The discussion won’t end. But now, at least, we have a parting memory of what Biles has meant to her sport and the planet at large. With a seventh Olympic medal added to her 25 world-championship medals, she provided a blueprint of how to conquer depression and fear in addition to her massive accomplishments. In the end, the wellness lesson is more important than any of her triumphs on the mat. She overcame a diabolical doctor, the since-locked-away Larry Nassar, who sexually abused Biles and hundreds of female gymnasts. And in her last competitive hurrah, she stifled the twisties on a narrow piece of wood and made everyone feel good again, including International Olympic Committee president Thomas Bach, who was in attendance at the Ariake Gymnastics Center.
“After everything she’s gone through, it’s really cool to see how strong she’s being,’’ teammate McKayla Skinner said. “It’s amazing to see how she’s dealt with everything and all the horrible comments and just how people are responding to her. She is definitely one strong cookie, and she definitely has inspired me in so many ways.’’
The year in sport, already rattled by the pandemic, has been defined by the unforeseen absences of the world’s two foremost female athletes. In that context, it’s paramount that Biles and Naomi Osaka — who abruptly left the tennis circuit to manage her mental well-being — return from adversity and resume their mastery. Both under 25, both Gen Zers, they still can send messages to young people about traditional sports values such as toughness, determination and soldiering on. Biles did exactly that, returning to the scene of her pain after daily visits with the team physician, Marcia Faustin, while coaching her teammates to a bounty of medals from the sidelines.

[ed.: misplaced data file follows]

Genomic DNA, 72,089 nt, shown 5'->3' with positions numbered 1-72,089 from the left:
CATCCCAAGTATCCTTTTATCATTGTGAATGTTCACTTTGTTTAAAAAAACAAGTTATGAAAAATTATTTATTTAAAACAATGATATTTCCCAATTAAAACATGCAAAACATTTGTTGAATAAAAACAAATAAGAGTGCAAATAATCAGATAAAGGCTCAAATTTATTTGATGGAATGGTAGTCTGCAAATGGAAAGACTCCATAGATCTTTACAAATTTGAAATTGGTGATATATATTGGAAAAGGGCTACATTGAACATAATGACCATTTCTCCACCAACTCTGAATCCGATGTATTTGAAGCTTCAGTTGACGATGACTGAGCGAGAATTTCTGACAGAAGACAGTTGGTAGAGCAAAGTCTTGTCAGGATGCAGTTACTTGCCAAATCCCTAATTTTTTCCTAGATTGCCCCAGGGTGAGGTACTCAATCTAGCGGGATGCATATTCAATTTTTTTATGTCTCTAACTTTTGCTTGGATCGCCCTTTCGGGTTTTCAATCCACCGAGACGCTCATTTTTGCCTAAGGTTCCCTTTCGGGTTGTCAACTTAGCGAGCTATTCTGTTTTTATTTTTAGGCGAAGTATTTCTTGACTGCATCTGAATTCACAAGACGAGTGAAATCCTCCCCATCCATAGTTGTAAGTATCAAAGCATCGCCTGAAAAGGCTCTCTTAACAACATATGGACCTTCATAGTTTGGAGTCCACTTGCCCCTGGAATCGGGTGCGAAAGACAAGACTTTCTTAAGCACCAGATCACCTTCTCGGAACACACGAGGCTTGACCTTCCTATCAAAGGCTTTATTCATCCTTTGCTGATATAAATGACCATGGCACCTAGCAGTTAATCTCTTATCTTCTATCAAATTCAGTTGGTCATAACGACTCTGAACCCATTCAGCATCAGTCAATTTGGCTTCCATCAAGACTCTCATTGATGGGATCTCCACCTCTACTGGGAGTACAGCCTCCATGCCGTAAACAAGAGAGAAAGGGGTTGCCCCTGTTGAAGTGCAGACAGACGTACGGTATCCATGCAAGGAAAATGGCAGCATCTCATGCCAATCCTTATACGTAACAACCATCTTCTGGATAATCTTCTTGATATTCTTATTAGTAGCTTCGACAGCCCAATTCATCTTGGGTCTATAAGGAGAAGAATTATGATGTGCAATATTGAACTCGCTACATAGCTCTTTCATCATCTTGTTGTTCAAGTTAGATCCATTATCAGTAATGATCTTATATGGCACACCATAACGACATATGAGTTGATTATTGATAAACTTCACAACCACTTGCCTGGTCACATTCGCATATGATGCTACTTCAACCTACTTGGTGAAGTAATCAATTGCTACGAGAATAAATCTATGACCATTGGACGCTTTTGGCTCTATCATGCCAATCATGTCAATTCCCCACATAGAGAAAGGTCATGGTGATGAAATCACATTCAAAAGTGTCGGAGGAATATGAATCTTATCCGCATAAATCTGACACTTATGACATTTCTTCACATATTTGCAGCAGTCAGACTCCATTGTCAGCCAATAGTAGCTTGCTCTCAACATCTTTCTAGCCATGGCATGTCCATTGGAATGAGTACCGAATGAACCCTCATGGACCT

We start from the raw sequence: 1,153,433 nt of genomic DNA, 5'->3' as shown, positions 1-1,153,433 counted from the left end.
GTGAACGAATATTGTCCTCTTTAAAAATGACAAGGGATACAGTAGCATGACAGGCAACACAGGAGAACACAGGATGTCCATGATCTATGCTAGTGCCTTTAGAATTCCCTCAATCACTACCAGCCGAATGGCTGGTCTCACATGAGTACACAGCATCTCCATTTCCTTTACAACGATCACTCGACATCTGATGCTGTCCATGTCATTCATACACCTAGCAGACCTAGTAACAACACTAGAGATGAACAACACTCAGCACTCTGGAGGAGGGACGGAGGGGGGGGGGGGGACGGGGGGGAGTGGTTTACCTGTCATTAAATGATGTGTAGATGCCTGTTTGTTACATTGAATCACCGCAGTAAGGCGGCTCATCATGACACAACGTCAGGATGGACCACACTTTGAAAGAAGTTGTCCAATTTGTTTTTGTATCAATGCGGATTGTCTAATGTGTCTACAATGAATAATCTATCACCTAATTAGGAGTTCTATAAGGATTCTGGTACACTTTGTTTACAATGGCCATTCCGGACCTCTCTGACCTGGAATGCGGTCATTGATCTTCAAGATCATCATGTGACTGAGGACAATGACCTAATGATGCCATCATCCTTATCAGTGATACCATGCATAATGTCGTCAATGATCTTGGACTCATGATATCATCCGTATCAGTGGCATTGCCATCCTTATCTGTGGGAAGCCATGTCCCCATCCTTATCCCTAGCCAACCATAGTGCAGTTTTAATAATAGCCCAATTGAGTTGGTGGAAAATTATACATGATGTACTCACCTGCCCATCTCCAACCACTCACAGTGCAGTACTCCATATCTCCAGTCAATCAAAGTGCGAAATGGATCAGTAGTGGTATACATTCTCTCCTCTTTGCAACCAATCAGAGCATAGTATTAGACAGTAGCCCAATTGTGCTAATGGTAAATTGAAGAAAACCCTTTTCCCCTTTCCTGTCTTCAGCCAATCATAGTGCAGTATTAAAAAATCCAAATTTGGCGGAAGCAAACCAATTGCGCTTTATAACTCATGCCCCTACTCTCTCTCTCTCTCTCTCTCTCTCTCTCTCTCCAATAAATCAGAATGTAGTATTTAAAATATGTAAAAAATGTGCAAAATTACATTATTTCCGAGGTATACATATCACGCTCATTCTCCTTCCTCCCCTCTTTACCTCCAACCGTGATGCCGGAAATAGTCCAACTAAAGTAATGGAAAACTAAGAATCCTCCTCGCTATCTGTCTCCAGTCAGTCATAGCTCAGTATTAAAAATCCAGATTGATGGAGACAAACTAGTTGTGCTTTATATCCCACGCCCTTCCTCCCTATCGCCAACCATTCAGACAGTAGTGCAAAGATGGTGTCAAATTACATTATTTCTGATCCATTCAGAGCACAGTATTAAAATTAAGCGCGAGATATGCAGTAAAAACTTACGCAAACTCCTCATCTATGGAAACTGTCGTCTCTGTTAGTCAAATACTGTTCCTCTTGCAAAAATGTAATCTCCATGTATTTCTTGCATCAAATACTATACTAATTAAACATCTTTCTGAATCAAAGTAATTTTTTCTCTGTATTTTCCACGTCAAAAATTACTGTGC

For now, let’s tune out the cynics who say she competed only to sell tickets for her upcoming U.S. tour. You want to remember Biles for the famous final snapshots: the hugs for her teammates, the laughs when fans shouted her name, the intense exhales when it was all over.
“I was OK with missing finals because I knew I couldn't do it," she said. “My problem was why my body and my mind weren't in sync, and that's what I couldn't wrap my head around. Like, what happened? Was I overtired? And just like, where did the wires not connect? And that was really hard because it's like, I trained my whole life. I was physically ready. I was fine. And then this happens and it's something that was so out of my control."
Is she back in a space where she’s in control? Hour by hour, day by day, Simone Biles must figure out life as she leaves Japan. When someone asked about the Paris Games in three years, her response was chilling.
“Paris is definitely not in my mind frame,’’ she said, “because I think there are so many things that I have to work on for myself first.’’
In other words, leave her alone.
Jay Mariotti, called “the most impacting Chicago sportswriter of the past quarter-century,’’ writes sports columns for Substack and a Wednesday media column for Barrett Sports Media while appearing on some of the 1,678,498 podcasts in production today. He’s an accomplished columnist, TV panelist and radio talk host. Living in Los Angeles, he gravitated by osmosis to film projects. Compensation for this column is donated to the Chicago Sun-Times Charity Trust.